In an unprecedented initiative, a full documentation of Minya's archaeological sites and their contents has been carried out by Egyptian specialists. "It took us 36 months to photograph every archaeological site with the aim of preserving our heritage and providing tourists with a full documentation of Minya's treasures," commented Hemida. The photographs are on a CD which can be purchased at the governorate building overlooking the Nile promenade in Minya.

There is no airport in Minya, but negotiations are underway to open the military airport to civil and charter flights. "If we want to put the governorate back on the tourist track, we have to make it accessible," noted Hemida.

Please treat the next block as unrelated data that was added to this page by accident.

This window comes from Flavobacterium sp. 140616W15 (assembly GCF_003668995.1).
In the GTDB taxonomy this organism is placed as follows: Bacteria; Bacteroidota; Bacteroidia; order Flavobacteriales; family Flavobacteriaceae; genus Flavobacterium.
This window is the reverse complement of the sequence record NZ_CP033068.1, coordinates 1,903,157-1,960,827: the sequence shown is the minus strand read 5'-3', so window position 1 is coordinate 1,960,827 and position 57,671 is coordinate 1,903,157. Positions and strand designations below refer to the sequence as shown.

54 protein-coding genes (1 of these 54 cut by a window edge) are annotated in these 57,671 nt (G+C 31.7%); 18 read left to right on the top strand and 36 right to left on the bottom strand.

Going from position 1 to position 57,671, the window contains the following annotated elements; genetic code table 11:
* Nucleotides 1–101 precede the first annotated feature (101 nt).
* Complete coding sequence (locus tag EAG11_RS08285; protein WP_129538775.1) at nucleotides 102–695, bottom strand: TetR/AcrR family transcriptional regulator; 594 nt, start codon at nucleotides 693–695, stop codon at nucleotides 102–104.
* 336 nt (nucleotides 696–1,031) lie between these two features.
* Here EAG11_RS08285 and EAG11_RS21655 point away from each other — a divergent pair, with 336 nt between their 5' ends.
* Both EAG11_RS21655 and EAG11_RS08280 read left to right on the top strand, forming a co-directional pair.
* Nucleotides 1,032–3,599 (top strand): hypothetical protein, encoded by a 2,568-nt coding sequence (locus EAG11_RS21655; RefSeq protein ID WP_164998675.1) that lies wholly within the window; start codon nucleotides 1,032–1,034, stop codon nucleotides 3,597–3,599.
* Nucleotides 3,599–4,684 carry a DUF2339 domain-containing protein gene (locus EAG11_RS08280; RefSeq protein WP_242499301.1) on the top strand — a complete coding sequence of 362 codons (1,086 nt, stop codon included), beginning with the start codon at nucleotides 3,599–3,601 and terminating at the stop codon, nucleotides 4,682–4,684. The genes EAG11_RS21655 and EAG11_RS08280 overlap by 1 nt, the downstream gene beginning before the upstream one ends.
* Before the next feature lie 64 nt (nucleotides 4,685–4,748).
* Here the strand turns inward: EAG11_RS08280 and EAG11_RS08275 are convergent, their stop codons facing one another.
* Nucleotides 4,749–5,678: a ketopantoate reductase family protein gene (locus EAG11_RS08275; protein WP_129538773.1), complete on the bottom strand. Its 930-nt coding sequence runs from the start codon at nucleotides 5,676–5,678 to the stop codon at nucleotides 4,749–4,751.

The governorate recently allocated 25 feddans (one feddan = roughly one acre) in one of the most beautiful areas on the east bank of the Nile on which to build the long-awaited Aton Museum. "It is time for Minya's unparalleled archaeological artefacts, which have long been kept in storage, to be displayed," said Hemida. The museum will house an institute for restoration and a service area with shops, telephones and other essential services.

Only a few travel agencies arrange weekly trips to Minya, but there are negotiations with some operators to get them to include Minya in their itineraries. "Promotion of this age-old city has so far been done on a personal basis. We use our public relations to convince travel agents to visit us," said hotel owner Tharwat Barsoum. "Minya has everything a tourist can wish for. I am positive that, in a very short time, the governorate will be able to attract more tourists."

See also: Traveller's notes